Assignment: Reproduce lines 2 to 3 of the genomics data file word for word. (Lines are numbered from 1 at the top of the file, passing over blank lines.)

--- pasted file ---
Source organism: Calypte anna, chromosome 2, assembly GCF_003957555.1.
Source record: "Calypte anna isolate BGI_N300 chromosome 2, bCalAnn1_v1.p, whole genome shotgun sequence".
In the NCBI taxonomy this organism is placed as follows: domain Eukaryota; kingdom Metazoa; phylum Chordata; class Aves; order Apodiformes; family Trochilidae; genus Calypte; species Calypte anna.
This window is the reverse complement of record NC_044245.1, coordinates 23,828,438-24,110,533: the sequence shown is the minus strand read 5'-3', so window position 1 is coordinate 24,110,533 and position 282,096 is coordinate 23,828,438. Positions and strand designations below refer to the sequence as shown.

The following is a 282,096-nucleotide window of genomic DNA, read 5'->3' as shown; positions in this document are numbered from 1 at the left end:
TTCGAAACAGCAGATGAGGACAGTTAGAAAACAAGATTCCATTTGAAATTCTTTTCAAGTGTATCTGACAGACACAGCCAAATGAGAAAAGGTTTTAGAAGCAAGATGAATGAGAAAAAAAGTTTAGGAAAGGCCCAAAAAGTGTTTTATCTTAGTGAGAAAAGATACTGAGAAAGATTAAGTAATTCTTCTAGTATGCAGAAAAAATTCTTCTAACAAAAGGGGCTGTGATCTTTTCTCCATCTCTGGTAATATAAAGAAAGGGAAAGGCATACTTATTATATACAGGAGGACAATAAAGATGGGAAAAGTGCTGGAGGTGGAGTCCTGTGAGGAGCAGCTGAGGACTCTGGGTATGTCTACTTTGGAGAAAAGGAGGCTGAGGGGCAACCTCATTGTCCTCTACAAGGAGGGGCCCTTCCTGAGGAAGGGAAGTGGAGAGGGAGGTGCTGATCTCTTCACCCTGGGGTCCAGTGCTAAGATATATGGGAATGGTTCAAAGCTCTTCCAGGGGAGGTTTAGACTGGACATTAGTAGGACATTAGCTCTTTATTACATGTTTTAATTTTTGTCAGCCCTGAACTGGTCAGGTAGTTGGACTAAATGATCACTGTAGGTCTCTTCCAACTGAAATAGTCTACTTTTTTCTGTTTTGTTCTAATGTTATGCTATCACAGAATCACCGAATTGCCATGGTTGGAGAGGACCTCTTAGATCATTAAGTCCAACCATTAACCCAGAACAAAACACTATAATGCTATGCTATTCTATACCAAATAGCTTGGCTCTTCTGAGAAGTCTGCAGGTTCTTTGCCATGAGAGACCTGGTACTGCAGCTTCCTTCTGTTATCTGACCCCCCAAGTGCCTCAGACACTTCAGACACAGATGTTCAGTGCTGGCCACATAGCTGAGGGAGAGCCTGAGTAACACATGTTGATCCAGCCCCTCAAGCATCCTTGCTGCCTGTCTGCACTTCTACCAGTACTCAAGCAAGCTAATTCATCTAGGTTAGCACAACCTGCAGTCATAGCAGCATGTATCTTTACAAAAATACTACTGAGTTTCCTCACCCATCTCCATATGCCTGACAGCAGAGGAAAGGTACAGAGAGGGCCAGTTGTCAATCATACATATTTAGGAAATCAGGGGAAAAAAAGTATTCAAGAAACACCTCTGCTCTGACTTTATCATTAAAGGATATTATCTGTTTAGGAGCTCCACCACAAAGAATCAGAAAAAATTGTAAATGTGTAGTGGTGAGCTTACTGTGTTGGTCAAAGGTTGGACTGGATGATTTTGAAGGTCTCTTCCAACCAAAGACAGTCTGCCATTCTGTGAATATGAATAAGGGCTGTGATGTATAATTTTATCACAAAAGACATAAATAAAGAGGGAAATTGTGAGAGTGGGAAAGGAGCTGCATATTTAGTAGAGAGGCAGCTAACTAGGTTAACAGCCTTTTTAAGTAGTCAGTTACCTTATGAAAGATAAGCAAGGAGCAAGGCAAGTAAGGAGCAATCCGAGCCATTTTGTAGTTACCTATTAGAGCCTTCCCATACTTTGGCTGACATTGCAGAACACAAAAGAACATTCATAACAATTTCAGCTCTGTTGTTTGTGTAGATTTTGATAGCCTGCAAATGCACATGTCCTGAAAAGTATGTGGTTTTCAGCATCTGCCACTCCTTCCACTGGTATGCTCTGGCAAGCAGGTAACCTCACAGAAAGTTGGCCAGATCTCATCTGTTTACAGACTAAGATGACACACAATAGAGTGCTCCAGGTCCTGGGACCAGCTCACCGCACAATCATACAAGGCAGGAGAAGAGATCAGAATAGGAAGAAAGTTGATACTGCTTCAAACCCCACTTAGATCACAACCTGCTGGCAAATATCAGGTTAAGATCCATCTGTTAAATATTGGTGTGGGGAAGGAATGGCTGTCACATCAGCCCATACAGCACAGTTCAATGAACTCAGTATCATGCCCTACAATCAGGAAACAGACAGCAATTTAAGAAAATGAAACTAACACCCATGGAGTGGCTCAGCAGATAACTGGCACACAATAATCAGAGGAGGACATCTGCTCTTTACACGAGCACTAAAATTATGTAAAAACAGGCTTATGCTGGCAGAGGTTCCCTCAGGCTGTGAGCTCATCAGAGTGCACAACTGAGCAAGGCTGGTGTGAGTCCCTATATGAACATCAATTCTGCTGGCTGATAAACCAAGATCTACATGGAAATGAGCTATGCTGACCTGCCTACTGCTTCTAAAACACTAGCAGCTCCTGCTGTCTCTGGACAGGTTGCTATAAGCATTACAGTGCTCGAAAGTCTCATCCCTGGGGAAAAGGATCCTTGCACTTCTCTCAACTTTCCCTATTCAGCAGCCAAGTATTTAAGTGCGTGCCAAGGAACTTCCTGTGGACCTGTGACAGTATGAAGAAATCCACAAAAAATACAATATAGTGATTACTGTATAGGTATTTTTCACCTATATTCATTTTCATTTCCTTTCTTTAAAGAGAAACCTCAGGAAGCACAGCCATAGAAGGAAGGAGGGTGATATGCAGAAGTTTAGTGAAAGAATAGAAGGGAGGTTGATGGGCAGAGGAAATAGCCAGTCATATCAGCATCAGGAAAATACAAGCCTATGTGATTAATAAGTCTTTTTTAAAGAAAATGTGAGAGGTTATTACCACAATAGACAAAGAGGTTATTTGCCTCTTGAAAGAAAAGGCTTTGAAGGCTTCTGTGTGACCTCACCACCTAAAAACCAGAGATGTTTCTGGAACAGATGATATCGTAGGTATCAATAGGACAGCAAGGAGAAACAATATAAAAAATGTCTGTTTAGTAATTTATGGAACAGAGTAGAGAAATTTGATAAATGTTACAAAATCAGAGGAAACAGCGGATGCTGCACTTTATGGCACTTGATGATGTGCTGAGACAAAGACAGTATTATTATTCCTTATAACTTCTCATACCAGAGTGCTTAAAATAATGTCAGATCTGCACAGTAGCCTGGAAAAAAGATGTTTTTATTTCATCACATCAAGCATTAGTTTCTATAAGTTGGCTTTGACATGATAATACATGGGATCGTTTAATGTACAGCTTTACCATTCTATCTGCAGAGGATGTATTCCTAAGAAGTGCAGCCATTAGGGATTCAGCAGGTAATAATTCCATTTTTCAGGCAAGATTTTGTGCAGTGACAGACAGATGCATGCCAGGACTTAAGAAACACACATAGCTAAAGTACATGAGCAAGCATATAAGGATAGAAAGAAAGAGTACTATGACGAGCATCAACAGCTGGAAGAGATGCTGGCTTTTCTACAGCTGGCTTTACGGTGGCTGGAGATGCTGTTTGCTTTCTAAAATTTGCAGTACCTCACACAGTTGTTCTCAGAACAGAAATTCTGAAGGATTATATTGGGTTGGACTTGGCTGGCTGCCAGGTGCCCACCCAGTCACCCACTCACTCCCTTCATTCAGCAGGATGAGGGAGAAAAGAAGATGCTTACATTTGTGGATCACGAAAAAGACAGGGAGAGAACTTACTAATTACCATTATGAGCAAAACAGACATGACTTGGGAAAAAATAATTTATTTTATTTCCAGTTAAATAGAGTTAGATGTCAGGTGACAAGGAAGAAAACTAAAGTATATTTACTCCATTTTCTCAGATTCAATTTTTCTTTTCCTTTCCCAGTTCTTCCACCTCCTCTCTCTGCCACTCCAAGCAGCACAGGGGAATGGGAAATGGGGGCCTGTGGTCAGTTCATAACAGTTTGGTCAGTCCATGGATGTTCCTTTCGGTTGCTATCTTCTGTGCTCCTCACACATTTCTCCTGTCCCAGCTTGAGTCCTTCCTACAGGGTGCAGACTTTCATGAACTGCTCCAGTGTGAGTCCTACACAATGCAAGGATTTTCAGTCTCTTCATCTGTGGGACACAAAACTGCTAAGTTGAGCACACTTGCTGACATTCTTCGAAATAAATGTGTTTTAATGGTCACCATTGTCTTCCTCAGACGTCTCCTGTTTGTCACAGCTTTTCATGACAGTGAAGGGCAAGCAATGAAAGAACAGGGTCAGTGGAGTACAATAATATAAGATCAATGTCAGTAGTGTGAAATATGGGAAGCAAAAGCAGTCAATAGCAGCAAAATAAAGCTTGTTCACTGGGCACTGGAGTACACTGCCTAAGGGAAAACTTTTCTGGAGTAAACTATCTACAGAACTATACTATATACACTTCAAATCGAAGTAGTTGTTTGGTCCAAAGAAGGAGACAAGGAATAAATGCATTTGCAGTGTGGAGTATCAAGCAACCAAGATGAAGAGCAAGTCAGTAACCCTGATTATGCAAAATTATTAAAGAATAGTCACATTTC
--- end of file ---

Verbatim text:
Source record: "Calypte anna isolate BGI_N300 chromosome 2, bCalAnn1_v1.p, whole genome shotgun sequence".
In the NCBI taxonomy this organism is placed as follows: domain Eukaryota; kingdom Metazoa; phylum Chordata; class Aves; order Apodiformes; family Trochilidae; genus Calypte; species Calypte anna.